But the education does not stop there of course. As a student who will soon join the ranks of young professionals struggling to repay college loans, it seems like a dream that Cuban students go to school for free. Medical school, law school, anything, free. This is important to note as it is a passion (and problem!) of mine, but I’ll let the presidential candidates keep up that conversation for now.
The conversation that I do need to have though is “the talk.” That’s right, I’m talking about sex, or to be more exact, sexual health education. When we discuss how much there is to learn from Cuba, the sex talk isn’t one we often hear about. As far as medically accurate, comprehensive sex education goes, Cuba, despite physically being a short 40 minutes away by plane, is decades ahead of the United States. This is largely due to the National Sex Education Center (CENESEX) which was created out of an existing group in 1988 by Mariela Castro. When CENESEX talks about sexual health, they talk about it as a right, a political, human, equal one.
Using different branches including teaching, research, community work and legal aid, this organization teaches sex education from a social/gender/human rights focus, including issues of disability and LGBTQ issues among others. Although Cuban people are still advocating for a change in the family code to include same sex marriage, the fact that these discussions are even happening—and in public schools!—is incredibly important to me as a sexual health advocate and as a young person. In the US we’ve finally taken a step in the right direction with Obama cutting funding to abstinence-only sex ed (another welcome surprise upon my return), but we still have a long way to go. The idea that young people can feel empowered to own their own bodies and minds in a society that provides equal opportunity for both inspires and fuels me to continue my work as an advocate on all levels.
Young people's voices push these conversations forward in new directions, whether they are speaking about sexual health or foreign affairs, but it is all too often that our opinions, knowledge and potential get written off because of our age. However this trip flipped that switch in so many ways for me, the first being that I was co-leading the delegation! What a powerful thing, to be “in charge” of thirty people, aged 34-89 years old, each with an inspiring story and contribution to the trip as well as to their individual communities.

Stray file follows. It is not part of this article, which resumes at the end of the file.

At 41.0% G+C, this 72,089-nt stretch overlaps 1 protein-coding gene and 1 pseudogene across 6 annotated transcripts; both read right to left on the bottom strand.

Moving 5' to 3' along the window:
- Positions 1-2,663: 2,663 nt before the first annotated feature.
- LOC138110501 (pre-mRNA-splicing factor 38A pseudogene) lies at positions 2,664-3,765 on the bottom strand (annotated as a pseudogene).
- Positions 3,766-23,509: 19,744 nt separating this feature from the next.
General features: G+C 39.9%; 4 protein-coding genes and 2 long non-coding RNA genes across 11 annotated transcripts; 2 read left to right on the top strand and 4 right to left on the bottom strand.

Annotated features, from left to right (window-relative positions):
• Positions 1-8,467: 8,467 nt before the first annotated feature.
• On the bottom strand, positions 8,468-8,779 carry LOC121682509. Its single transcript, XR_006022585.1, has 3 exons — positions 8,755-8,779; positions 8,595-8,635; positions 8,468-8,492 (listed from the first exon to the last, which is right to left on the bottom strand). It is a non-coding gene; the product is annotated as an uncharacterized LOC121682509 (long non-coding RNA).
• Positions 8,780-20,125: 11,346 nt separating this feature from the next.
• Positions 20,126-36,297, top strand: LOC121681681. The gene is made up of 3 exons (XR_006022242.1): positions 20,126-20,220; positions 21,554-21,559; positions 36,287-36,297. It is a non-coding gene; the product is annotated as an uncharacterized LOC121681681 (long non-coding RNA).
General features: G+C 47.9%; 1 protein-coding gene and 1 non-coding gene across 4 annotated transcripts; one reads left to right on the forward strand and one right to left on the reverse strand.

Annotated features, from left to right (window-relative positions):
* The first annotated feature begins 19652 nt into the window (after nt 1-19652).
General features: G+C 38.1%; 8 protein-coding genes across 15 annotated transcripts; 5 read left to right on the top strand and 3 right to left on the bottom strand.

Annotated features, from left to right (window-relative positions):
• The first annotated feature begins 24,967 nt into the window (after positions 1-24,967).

Writers, educators, business owners and advocates of all sorts built a community of our own among the delegation, discussing what peace means to us, what thriving communities look like, and the importance of solidarity work. In so many ways, these things exist in the hearts and minds of many Cuban people. We visited with “Espiral” (Spiral) an organization that embodies community by bringing together people of different ages, from different neighborhoods, races, education levels and professions to discuss the social issues facing Cuba, and also present solutions to them. Being able to share these ideas with both the Espiral and CODEPINK groups that came from so many diverse backgrounds and experiences emphasized and solidified the idea of thinking globally and acting locally.
Delegates interact with community members at a party of the Defense Committee of the Revolution
Now we are at a critical time in our relationship with Cuba. Elections are coming up, Obama is going to visit (and CODEPINK is taking another trip in May!), and the society and culture of my new Cuban friends is at a turning point. As an advocate for human rights, diplomacy and international peace-building efforts, I have hope for the future of our relationship. However, in order for that bright future to be realized many things need to happen. The US needs to alter its hegemonic approach to Cuba (and foreign relations in general). Rather than trying to force “democracy” into the government, we in the US need to allow Cuban people to build the society they want. We should support not dictate these developments, and as far as infusing Cuba with capitalism as some might want: buyer beware!
We have a lot to learn from our 90-mile-away neighbor, and they have a lot to gain from normalizing our relationship as well. From day one at CODEPINK DC, partying in front of a newly opened Cuban embassy, to day one at CODEPINK LA, protesting the prison at Guantanamo Bay on the anniversary of its opening, to experiencing the music, joy and tenacity of the Cuban people first-hand, I am humbled and grateful to have been given this opportunity to learn and will continue to work in solidarity for a bright future. VIVA CUBA!
Michaela Anang, 22, is a staff member in the CODEPINK LA office. She studies Human Services and International Affairs at Northeastern University.